How it works

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How a fridge works

The temperature in your fridge is controlled by a closed circuit in which a refrigerant flows through condenser coils, an expansion valve, evaporator coils and a compressor.

  1. Condenser coils

    The refrigerant enters the condenser coils as high-pressure hot gas. When it meets the cooler air, heat is released into the room, the refrigerant temperature falls and it becomes a high-pressure liquid.

  2. Expansion valve

    The high-pressure liquid passes through a metered orifice where it changes into a low-pressure liquid. As the pressure drops, so does the temperature of the refrigerant.

  3. Evaporator coils

    As the refrigerant flows through the coils, it absorbs the heat inside the fridge, cooling down the air. Meanwhile, it evaporates into gas.

  4. Compressor

    The compressor constricts the refrigerant gas, raising its pressure and thereby its temperature. It pushes the hot gas into the condenser coils, where the cycle starts all over.
  5. The refrigerant

    Isobutane (R600a) is the most commonly used refrigerant in domestic and small commercial refrigerators.

HARD-WORKING COMPRESSOR

The compressor is the engine of the refrigeration cycle. Powered by
electricity, a piston works back and forth to suck in the warm low-pressure gas and
push out the hot high-pressure gas.

  1. The valves

    The suction valve bends inward as the gas flows into the compressor and bounces back when the piston is at its right-most position. Similarly, the release valve bends outward as the compressed gas is released and bounces back when the piston is at its left-most position.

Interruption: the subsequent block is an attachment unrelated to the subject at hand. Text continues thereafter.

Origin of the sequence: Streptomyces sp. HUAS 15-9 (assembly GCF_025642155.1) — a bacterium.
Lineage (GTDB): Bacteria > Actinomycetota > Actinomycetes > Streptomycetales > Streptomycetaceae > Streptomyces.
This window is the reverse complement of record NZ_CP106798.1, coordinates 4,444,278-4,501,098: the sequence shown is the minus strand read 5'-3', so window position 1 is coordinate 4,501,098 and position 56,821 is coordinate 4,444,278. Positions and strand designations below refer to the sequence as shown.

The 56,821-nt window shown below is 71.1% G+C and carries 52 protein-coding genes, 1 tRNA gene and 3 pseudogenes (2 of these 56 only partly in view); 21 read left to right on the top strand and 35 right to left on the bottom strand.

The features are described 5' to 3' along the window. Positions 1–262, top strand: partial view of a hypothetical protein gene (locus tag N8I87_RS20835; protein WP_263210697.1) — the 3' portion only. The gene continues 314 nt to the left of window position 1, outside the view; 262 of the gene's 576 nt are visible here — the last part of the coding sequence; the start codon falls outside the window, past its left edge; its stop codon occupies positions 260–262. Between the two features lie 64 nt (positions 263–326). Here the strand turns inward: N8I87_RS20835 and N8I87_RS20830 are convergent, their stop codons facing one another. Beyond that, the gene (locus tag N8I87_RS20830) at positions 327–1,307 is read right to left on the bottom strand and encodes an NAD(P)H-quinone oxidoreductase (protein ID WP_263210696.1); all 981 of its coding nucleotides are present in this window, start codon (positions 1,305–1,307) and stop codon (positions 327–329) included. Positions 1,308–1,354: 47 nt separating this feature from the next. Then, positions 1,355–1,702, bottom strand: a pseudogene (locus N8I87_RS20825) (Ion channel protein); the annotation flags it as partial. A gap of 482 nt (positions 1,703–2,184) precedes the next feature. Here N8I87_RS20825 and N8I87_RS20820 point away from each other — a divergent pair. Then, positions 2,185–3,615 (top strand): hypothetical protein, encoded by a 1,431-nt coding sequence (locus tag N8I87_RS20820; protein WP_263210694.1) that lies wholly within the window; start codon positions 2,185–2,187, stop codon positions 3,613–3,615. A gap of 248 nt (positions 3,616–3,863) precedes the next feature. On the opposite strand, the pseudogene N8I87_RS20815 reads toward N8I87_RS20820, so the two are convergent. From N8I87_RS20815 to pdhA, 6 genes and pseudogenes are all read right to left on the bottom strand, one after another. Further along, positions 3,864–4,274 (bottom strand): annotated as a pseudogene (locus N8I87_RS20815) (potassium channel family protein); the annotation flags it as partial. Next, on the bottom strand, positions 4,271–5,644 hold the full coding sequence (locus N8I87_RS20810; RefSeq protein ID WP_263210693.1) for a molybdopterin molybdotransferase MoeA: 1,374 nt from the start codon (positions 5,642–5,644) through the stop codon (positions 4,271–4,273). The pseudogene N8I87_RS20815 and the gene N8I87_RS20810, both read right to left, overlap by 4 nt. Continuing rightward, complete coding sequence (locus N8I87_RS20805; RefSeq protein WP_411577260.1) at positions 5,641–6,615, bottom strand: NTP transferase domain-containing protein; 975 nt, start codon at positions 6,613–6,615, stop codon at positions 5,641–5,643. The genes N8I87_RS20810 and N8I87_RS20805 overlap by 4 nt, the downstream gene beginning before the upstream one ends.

Heat resistance

High-efficiency compressors operate at high frequencies and thereby develop heat. The valve steel must have the right properties to handle high temperatures over time.

Strength

For the compressor to work, the valve steel must be strong enough to handle both repeated bending motions and impact.

Steel thickness

The thinner the valve steel, the less force is required to bend it. Meanwhile, a thinner valve steel leads to less flow loss at the compressor inlet and exhaust.


COMPRESSOR VALVE STEEL

Sandvik offers three types of hardened and tempered strip steel for the manufacturing of compressor valves.

Strip steel for the production of compressor valves

Used in

Valve steel is a small but essential part of any compressor and can contribute to both energy efficiency and reduced noise levels in a variety of appliances.

  • Refrigerators and freezers
  • Air-conditioning equipment
  • Brake systems
  • Heat pumps
  • Industrial air compressors
  • Vacuum pumps